Once more, lighter weight parts shouldn't change the power band, but may change shift point slightly upward or downward, depending upon vehicle weight, and number of gears in the trans.
TIMINATOR
 

Mr.Spool

Well-Known Member
I figured the racers would want the
Rev faster, Rev higher, Handle big power part most and not care if they pitch the rods after X miles or X passes.

But price is always a factor for street guys, not usually for drag guys though. Hahaha
Your right
 

Mr.Spool

Well-Known Member
What would you estimate is the safe RPM GAIN by going to aluminum rods over the steel rods, 500rpm? Like 6500rpm max on steel but 7k aluminum?

The new V3 al rods I got for my Talon were a redesign to match F1 tech (I think he said) to gain strength and be a tad lighter. There's a guy with V2 rods and after 8+ years he has over 100 passes and 30k miles on them, damn. Modern Al rods don't appear to be as short lived as the 70-80s racers were running. These new ones sound like they're able to live in multiple big HP builds.

But if they don't fit because they're thicker than mute point for us.
The rod is not the limitation of the 109
 

rag231

Well-Known Member
I know of 2 motors that have Aluminum rods on 3.55 Weber cranks in 109's. Weber built both motors. One was ran heavily in TSM around 2012/13. One is still in service to this day. Both motors ran in the 5's in the 1/8. SBC journal GRP Rods on larger destroked cranks, 3.07 stroke crank used BBC rods, no real mods needed. When we had a rod / crank shortage creative thoughts were flowing!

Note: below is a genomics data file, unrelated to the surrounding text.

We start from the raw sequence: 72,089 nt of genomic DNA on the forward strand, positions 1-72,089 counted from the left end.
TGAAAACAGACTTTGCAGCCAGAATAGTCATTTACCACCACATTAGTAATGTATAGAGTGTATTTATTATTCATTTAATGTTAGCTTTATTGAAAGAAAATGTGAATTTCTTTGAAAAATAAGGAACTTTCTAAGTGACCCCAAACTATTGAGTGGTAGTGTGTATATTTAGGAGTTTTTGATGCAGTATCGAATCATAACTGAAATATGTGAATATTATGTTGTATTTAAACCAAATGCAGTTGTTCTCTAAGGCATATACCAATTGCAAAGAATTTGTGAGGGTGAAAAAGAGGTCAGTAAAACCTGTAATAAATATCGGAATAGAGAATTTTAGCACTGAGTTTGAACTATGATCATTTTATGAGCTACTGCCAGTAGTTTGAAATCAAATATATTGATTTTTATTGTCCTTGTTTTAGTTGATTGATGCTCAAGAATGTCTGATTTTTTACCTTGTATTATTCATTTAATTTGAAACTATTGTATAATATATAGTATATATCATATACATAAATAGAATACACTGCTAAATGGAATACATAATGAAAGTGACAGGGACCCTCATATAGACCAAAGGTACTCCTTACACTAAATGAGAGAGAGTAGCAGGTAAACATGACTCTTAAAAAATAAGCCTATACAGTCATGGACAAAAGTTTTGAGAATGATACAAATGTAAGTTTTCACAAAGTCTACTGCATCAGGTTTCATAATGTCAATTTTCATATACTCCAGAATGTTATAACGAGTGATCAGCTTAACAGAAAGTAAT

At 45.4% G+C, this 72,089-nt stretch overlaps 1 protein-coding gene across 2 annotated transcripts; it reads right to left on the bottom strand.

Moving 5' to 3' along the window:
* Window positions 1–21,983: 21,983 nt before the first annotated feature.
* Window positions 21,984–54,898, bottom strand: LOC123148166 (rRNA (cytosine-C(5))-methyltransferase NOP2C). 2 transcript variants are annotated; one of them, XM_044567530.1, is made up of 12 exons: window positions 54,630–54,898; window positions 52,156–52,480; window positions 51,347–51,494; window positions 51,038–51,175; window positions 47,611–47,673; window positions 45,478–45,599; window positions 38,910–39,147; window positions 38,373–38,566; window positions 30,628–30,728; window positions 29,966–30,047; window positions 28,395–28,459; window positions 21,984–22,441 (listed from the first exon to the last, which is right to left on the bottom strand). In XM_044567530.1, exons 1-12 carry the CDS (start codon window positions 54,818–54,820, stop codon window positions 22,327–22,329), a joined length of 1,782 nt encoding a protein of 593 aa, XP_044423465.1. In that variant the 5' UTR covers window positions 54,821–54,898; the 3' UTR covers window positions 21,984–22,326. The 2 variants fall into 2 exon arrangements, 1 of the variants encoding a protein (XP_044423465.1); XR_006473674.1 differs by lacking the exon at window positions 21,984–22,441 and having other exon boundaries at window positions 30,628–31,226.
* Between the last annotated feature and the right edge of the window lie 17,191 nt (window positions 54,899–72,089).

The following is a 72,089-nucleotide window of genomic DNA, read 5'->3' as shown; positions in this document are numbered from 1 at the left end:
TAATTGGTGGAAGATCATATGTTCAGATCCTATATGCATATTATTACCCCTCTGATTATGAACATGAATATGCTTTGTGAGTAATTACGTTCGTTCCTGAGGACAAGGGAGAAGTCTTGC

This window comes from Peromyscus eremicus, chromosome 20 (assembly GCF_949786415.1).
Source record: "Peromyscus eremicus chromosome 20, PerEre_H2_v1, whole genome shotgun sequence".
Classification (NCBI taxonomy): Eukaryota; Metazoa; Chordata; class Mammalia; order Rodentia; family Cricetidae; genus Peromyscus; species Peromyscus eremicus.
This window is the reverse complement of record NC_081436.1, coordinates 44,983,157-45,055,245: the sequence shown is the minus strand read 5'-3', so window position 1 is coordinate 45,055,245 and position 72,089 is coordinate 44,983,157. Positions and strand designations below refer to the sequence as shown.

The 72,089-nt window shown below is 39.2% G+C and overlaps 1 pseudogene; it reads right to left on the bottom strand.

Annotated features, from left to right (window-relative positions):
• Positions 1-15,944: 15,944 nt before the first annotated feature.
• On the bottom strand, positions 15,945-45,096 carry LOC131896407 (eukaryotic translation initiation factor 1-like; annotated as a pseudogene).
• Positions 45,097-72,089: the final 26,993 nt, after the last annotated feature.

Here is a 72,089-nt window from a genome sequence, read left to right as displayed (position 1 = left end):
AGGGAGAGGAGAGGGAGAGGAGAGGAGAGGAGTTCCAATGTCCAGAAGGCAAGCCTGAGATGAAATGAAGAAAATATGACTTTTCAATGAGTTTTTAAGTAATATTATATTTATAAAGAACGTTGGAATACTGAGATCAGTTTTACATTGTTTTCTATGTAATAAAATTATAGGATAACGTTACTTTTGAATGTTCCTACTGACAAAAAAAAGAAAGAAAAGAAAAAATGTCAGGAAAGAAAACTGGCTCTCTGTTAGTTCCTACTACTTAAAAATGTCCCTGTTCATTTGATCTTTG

Kip

Well-Known Member
If my memory is correct Billy Anderson built Sully an aluminum rodded engine back in the day that ended up being sold with his car to Ron Bailey.
 

Chuck Leeper

Toxic old bastard
Staff member
One could always step up to "unobtanium".
Had a set in a Buick headed 406SBC.
Old conversations by guys we no longer see here....
 

GNVYUS 1

Well-Known Member
unobtanium

The good news is Darren at FFWD is willing to make these rods for us, so they'll be an option for anyone interested. I have their 3.0 rod for my new stroker Talon, pic below.


I've read about import guys knife edging the crank to the point where the aluminum rods and kniving shaved off like 5-7lbs, WTH.

I'm gonna assume the limit with the 109, is the 109. Hahaha
 

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turbodave231

Moderator
A set of good Molinar rods:
  1. Won't break the bank
  2. Will far outlast the aluminum rods
  3. Support 700RWHP or more
Why go through the expense and hassle of having custom aluminum rods made for an engine that makes most of its power under 6000 RPM?

For a high dollar build like a TA blocked or S2 blocked/headed engine one might consider aluminum, But the true benefits come when the engine is designed for much higher RPM (above 7000 RPM). The practical limit for RPM in a titanium valved S2 headed engine is 8500 RPM. That limitation is due to Valvetrain and not reciprocating weight.......and yes I know the Indy engines turned more RPM than that. But Indy/Indy Light S2 engines used steel rods.

Cost/Benefit is the real issue as I see it.